It’s not uncommon for older generations to scoff at Millennials who prefer to spend their hard earned cash on a holiday rather than pouring money into their pension pot. For most millennials, housing isn’t even on their radar, and it’s not because they’re carelessly spending their money on avocado toast either.
According to a report from Facebook IQ, 86% of Millennials in the US do make an active effort to save money. While that may be surprising to some, even more surprising is how Millennials define success. Only 21% consider home-ownership a sign that they’ve made it, and only 13% think early retirement is something worth aiming for. The most important measure of success for Millennials is being debt free, with a whopping 46% making it their number one priority.
It’s hardly surprising. For the generation that grew up in the nineties and noughties, achieving an equal retirement to what their parents are nearing seems unachievable. In the UK, university tuition fees have rocketed to £9,000 per year, with many students carrying upwards of £40,000 worth of debt before they even begin their careers. Pair this with soaring house prices and it’s little wonder that Millennials in the UK are being labelled ‘Generation Rent’. According to the UK government’s Office of National Statistics, over a quarter of the average under 30 year old’s income goes to rent. The bottom line is that finance is changing for younger generations and they have a different relationship with money. It’s short-term. It’s survival. It’s about enjoying the now instead of planning for a future that seems increasingly out of reach.
What are banks doing to appeal to this mindset?
Picture this. Jane is 31 and she earns a decent income. Her grandparents recently passed away and left her $150,000. She’d like to do something practical and prudent with the money, but she isn’t sure where to start. Does she invest it? Buy a small home? Park the funds with a wealth management firm? Like any Millennial, she turns to Google. The problem, however, is that none of the financial services companies she comes across are putting content out there that’s relevant to her. The language is inaccessible, the services rigid. One landing page talks about rates and investment options that seem far removed from her lifestyle. Another tells Jane to “assess her current assets and liabilities” in order to “adjust her long-term financial strategy”. Jane finds the language daunting and off-putting, so turns to social media and finds a local company with a lot of recommendations and a personal touch.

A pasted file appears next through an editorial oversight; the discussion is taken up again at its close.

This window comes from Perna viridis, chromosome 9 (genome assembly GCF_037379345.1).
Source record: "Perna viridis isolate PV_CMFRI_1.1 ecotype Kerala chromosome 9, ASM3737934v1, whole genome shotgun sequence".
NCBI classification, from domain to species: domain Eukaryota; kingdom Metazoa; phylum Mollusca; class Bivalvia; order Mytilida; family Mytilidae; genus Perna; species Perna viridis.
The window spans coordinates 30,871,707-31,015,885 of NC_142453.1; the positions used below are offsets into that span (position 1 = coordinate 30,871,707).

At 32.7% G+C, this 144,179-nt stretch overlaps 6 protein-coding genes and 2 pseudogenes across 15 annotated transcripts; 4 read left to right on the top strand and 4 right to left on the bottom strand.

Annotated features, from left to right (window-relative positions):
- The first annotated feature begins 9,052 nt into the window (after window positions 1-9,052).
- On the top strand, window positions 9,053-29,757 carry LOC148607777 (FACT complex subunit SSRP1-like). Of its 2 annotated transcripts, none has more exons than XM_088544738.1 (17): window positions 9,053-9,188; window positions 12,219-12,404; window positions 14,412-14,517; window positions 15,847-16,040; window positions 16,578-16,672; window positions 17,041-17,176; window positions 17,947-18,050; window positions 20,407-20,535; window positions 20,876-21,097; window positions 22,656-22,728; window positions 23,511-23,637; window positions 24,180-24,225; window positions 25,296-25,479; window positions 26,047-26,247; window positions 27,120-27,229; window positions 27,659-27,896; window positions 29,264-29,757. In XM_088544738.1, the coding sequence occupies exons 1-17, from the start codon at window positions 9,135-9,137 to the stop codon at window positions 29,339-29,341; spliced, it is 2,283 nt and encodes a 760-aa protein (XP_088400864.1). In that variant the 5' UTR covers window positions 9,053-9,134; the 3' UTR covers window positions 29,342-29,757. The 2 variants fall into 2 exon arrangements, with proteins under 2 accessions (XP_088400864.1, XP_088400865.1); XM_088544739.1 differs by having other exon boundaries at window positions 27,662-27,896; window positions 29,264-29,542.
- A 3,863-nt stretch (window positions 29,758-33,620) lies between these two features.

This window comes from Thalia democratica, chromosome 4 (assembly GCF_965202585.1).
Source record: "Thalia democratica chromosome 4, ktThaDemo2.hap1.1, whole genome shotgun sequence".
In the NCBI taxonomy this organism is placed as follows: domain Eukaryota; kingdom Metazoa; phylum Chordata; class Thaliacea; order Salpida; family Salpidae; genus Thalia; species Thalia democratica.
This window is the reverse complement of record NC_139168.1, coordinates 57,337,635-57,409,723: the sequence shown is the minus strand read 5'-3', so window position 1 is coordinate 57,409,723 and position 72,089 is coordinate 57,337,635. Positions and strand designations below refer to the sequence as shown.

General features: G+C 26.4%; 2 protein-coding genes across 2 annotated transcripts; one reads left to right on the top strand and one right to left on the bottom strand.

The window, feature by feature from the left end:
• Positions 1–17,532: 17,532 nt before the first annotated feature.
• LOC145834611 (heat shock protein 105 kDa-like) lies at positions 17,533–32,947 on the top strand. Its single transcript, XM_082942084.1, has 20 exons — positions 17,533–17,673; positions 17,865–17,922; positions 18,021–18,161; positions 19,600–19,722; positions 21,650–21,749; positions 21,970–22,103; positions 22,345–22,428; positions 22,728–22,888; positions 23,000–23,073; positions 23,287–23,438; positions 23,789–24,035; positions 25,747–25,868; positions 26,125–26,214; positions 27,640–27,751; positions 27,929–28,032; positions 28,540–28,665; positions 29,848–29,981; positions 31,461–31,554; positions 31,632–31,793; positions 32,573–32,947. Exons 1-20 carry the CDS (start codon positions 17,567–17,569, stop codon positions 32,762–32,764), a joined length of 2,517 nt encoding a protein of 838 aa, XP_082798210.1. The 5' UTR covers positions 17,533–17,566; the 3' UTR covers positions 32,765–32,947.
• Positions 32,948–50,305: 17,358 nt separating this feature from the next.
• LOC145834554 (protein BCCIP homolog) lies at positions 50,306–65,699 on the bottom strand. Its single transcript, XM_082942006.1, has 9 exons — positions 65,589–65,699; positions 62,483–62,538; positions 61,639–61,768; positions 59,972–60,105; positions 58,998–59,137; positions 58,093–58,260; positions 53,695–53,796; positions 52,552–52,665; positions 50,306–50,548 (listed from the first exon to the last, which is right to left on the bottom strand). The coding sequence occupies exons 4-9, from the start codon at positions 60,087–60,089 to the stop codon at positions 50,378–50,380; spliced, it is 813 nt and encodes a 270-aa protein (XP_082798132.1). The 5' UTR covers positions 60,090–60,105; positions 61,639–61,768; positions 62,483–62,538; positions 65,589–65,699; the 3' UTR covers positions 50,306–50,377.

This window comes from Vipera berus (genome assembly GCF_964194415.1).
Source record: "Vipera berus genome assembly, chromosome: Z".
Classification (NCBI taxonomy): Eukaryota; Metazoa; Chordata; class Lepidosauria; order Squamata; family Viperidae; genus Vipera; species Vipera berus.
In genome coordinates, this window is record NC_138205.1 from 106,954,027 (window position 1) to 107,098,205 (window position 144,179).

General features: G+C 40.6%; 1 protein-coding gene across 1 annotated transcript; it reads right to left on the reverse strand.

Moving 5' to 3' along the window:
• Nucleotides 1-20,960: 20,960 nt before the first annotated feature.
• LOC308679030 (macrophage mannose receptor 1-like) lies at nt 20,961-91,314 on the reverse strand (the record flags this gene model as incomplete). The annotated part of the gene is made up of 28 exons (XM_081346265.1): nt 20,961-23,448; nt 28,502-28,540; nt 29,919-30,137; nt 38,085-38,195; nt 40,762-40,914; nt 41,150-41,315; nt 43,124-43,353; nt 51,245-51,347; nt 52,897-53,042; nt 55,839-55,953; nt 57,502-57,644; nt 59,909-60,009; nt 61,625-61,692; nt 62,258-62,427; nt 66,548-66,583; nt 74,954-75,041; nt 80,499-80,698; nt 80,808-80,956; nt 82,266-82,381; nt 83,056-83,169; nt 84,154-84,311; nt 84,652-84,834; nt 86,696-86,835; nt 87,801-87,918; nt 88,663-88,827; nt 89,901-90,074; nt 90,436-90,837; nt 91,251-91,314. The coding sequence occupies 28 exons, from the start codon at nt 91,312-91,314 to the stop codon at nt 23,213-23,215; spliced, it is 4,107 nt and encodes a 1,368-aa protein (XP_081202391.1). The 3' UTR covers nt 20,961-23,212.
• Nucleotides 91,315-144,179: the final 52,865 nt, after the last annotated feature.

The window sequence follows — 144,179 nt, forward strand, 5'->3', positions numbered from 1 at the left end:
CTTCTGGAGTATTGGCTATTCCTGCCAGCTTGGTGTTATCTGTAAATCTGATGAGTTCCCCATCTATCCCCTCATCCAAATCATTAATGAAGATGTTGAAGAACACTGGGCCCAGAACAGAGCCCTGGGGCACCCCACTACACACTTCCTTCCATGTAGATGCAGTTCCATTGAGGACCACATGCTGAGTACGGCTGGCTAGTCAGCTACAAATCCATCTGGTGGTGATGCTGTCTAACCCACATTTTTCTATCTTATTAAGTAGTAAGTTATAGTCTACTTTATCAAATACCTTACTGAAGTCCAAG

The problem is that none of the financial services companies she comes across are putting content out there that’s relevant.
This is where banks are missing out. According to CNBC, Baby Boomers (those born between 1946 and 1964), will be passing $30 trillion worth of assets down to Millennials and Generation X in the next few years. Boomers make up 20% of the US population and are regarded as the biggest and wealthiest generation in history – a far cry from Jane. The problem is, banks are still run by and propped up by the Baby Boomer generation.
As Baby Boomers pass their wealth down to younger generations, banks will find themselves under intense pressure to compete for their customers. With trends like social banking and digital wallets picking up steam, as well as the peripheral threat of cryptocurrencies, this will only get more and more difficult. Banks need to start adjusting their content strategies to engage with younger generations and appeal to their unique situation.
How banks should be approaching Millenial marketing
Some banks are already making the step. Take Santander’s new Prosper & Thrive social hub for example. Instead of talking about lofty ideas like asset management and investment, it offers compelling advice on how to master debt, save money and live life to its fullest. It does a great job of appealing to Millennials without being patronising, which saw it win an award for its content efforts in 2017. They even went as far as creating a short sci-fi film targeted toward Millennials called ‘Beyond Money’. It led to Santander’s fastest sign-up rate in 160 years and helped the company achieve 35% of its annual business goals in two weeks. Perhaps more banks should be following their lead?
You can watch Beyond Money below.
Soon, Millennials will be calling the shots when it comes to the world’s finances, and banks need to make sure they have a relationship in place when that day comes.